These experiences seem quite real, or at least realistic. Most people have had a dream which they couldn't tell from waking life, except that strange things happened (or, stranger still, that nothing notably strange happened, but later conversation confirmed that the events did not occur in waking life). That's what it's like when the Double is projected. There are other similarities with dreaming, too, such as the fact that the experiences can quickly fade from memory (and I've found that keeping a dream diary, a notebook beside the bed with a pen or pencil so that you can record key words and images from dreams immediately when you wake, is very helpful in developing the ability to recall these experiences). Perhaps they are dreams, but if so, they are of a special sort. Robert Bruce, who I mention above, discusses these phenomena in some detail.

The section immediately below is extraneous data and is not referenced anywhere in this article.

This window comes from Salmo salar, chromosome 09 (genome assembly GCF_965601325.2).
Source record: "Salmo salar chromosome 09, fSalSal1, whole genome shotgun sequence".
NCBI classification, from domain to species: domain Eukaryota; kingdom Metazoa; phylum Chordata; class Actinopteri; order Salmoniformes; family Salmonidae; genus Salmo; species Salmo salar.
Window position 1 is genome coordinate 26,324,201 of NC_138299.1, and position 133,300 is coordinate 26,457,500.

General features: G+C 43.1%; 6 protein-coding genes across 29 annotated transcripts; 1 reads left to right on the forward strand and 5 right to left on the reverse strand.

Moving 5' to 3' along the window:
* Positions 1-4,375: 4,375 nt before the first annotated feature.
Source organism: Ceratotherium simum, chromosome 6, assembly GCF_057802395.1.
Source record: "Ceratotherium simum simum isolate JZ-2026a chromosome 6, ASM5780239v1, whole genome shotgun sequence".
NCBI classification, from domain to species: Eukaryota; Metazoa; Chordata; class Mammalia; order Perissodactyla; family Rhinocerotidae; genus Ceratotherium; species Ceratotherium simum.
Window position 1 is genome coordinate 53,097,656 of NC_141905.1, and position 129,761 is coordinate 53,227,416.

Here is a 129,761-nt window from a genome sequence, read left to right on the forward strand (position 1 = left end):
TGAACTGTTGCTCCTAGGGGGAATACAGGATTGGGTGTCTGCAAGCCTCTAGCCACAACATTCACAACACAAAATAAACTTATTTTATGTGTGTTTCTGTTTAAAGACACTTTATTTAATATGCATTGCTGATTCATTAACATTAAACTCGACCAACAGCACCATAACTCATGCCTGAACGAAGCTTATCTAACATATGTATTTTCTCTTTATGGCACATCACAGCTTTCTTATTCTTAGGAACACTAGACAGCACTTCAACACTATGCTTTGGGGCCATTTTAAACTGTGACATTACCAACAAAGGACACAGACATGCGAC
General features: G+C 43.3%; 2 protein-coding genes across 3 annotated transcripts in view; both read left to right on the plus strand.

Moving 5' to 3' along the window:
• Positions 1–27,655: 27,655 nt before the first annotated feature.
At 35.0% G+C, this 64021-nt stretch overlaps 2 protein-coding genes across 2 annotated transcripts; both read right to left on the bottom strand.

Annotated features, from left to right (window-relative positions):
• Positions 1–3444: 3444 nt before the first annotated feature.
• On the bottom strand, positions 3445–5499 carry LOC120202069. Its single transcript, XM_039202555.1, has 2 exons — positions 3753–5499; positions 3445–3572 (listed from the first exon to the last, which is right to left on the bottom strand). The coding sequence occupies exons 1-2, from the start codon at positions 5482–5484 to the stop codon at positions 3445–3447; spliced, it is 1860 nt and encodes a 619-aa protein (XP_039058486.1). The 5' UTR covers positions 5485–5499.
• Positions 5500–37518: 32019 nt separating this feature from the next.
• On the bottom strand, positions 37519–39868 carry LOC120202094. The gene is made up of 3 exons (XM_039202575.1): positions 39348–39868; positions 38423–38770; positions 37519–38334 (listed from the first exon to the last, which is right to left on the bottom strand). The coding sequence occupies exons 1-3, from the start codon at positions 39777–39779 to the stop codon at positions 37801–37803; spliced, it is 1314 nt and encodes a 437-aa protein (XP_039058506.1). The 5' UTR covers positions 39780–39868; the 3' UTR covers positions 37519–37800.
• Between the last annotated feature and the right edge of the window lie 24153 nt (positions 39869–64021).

Dreams. The metaphysics of projecting the Double are debatable. One could approach it as a literal separation of awareness, and perhaps a “ subtle body”, from the physical body, and this is certainly plausible. It fits the facts both historical and contemporary, which have indicated that sensitive people, or people who are distracted by other activities, can see the projected Double, though frequently briefly and in the corner of the eye. Another approach might see the process as one of deep meditation, in which nonlocal sense impressions are converted into a feeling of separated awareness. Those who don't accept that there is a literal nonphysical component of the self, but who are at least agnostic on the subject of “Remote Viewing” (for which there is surprisingly ample evidence available to those who don't dismiss the subject out of hand) could approach the idea of projecting the Double from this point of view. Finally, there are those who don't accept nonlocal sensory impressions, but who might view the whole exercise as meditation without reference to any of the claims of literal separation in these practices, and I hope that such people can at least suspend their distrust of unusual practices to get the demonstrable benefits of meditation. Unfortunately, there is no study to date of the benefits of this sort of meditation, as neurological studies tend to be concentrated on “mindfulness” meditation, which is a particular type of meditative practice common to Buddhism. Ecstatic meditation of this sort, unfortunately, is apparently of less interest to modern neuroscientists (though there is some discussion out there, mostly focusing on so-called “Tantra” and orgasmic ecstasy, which I would say is related to the sorts of “out of body” experiences of astral projectors, werewolves, witches' flight, and shamans – and remember that werewolves are seen as particularly associated with some types of erotic games and activities).